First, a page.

Alexandria, VA (March 23, 2010) First, here's the good news - the U.S. Congressional Budget Office (CBO) recently forecast that annual cost-of-living adjustments (COLAs) of Social Security beneficiaries will resume next year. The CBO predicted a very low, 1.1 percent COLA in 2012, coming after two unprecedented years in which beneficiaries received no COLA at all.
Now, the bad news - this would be the lowest COLA ever paid in years where there was a COLA. The boost may not be enough to prevent Social Security payments from continuing to shrink, warns The Senior Citizens League (TSCL), one of the nation's largest nonpartisan seniors groups. A new analysis released by TSCL indicates that even if the Medicare Part B base premium stays the same as it is today, at $115.40 per month, the majority of beneficiaries will still see lower net Social Security payments in 2012 after deductions for Medicare Part B, Part D and Medicare Advantage premiums.
A recent survey by TSCL found that nearly half of seniors are reporting lower Social Security checks in 2011 after deduction of Medicare premiums. Of these, one in four are receiving at least $50 less per month, and one in nine say they are receiving at least $100 less per month. On the other hand, survey respondents said their overall monthly expenses continued to rise dramatically from 2010 to 2011. Twenty-three percent reported their monthly expenses had increased at least $80, and 35% said their monthly expenses had increased more than $119.
The findings come as Congress wrestles with reducing the federal budget deficit and debates Social Security reform. President Obama's Fiscal Commission recently proposed using a more slowly-growing Consumer Price Index to calculate annual Social Security COLAs. The proposed change is estimated to reduce COLAs by about 0.3 of a percentage point.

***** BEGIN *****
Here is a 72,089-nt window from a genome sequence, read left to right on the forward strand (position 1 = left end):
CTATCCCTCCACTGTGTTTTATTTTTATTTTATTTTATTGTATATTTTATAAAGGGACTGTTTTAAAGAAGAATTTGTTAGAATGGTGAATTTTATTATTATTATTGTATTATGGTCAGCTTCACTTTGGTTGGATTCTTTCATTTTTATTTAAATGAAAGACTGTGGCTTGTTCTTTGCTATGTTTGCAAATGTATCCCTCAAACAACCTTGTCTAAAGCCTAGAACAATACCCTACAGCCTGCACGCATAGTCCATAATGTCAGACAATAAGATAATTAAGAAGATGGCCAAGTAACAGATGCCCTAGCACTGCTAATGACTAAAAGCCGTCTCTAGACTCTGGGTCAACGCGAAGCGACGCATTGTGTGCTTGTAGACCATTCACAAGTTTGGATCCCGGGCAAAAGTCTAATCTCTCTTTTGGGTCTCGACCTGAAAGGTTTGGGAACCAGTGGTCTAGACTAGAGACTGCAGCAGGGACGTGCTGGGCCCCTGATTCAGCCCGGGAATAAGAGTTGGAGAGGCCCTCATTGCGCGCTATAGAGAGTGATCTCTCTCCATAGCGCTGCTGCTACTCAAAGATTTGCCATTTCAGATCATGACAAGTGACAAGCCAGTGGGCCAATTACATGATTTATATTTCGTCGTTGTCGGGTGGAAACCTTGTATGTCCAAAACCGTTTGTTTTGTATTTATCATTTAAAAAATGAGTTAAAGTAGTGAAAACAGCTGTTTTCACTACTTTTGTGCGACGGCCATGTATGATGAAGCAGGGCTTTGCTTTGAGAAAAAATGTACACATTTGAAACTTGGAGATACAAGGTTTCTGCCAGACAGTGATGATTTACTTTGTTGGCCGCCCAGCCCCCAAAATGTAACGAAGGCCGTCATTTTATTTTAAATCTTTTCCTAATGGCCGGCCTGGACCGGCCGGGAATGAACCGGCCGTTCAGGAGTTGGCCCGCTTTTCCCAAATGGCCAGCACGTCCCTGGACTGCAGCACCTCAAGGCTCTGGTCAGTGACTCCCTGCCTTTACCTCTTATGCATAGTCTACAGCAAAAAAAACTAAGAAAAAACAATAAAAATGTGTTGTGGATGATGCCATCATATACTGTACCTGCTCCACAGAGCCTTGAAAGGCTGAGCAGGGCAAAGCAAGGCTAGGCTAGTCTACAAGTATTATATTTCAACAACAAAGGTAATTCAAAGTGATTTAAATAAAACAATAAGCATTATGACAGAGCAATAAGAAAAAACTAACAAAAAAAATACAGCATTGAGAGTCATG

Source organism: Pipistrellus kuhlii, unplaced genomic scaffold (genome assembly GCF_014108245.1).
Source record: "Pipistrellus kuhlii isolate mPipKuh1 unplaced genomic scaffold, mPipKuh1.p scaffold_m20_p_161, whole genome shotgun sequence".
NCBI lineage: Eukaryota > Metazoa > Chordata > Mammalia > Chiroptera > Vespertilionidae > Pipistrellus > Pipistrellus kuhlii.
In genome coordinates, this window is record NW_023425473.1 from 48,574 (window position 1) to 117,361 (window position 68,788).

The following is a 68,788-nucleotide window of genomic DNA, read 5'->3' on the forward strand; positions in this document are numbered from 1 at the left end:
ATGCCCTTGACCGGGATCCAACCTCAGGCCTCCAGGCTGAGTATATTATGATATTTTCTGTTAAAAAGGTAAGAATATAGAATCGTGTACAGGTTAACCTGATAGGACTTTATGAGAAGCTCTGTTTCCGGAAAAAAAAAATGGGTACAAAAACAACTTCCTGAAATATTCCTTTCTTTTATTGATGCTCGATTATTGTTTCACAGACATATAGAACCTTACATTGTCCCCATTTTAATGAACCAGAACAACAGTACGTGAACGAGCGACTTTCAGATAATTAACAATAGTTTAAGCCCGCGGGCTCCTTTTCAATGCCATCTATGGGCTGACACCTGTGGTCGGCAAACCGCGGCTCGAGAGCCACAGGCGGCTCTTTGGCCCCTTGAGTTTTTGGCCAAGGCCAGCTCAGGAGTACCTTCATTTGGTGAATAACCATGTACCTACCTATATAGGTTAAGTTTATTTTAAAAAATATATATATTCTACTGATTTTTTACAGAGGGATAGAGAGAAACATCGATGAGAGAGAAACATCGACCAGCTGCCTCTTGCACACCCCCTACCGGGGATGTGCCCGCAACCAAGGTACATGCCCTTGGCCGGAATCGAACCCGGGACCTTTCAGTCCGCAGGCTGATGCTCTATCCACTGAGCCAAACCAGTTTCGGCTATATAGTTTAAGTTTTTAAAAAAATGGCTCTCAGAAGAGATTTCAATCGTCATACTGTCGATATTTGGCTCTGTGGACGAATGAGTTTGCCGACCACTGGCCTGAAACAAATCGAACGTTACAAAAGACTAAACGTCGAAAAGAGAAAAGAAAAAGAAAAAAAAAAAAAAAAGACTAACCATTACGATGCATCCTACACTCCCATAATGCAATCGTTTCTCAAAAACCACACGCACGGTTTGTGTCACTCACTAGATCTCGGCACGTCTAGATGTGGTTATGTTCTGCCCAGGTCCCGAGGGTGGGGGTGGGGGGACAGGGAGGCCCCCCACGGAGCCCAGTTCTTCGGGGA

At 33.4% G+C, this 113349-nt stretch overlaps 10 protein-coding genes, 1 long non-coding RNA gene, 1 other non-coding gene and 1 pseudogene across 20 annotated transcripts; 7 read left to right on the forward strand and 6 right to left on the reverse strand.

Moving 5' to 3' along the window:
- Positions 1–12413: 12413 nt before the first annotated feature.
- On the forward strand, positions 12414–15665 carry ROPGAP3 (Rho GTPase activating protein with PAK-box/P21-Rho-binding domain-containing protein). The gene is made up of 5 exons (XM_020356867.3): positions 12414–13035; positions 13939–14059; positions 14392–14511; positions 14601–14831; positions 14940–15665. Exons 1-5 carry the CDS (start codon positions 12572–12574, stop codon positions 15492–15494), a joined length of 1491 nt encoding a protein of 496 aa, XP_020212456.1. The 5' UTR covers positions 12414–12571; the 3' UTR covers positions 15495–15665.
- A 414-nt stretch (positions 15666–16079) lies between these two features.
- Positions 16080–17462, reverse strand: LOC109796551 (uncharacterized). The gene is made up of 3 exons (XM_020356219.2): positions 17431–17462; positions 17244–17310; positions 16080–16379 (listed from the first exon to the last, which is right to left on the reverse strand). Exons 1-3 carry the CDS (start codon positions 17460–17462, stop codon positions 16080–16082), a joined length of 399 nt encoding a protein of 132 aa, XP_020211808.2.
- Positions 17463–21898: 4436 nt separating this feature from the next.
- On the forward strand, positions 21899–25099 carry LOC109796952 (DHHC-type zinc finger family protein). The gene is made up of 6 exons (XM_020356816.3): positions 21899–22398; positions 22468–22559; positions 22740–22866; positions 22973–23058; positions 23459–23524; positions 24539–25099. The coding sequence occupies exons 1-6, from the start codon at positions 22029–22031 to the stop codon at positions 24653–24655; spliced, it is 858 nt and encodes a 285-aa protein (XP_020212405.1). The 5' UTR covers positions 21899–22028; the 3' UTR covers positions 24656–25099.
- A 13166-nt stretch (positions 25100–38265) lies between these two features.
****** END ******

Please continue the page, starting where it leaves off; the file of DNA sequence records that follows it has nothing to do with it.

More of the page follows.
Although the proposed change seems tiny, TSCL says that it's larger than it would seem. It could cost seniors who retired with average benefits of $1,170 in 2010 about $15,222 over a 25-year retirement. By 2033, seniors would receive a monthly benefit that's about $131 lower, using the more slowly-growing CPI.
"Make no mistake. The difference would compound over time," says Larry Hyland, Chairman of TSCL. "At the same time Medicare costs would continue to take a bigger piece of Social Security benefits, retirees risk inadequate benefits and running through their savings," Hyland says.
With over 1 million supporters, The Senior Citizens League is one of the nation's largest nonpartisan seniors groups. Located just outside Washington, D.C., its mission is to promote and assist members and supporters, to educate and alert senior citizens about their rights and freedoms as U.S. Citizens, and to protect and defend the benefits senior citizens have earned and paid for. The Senior Citizens League is a proud affiliate of The Retired Enlisted Association.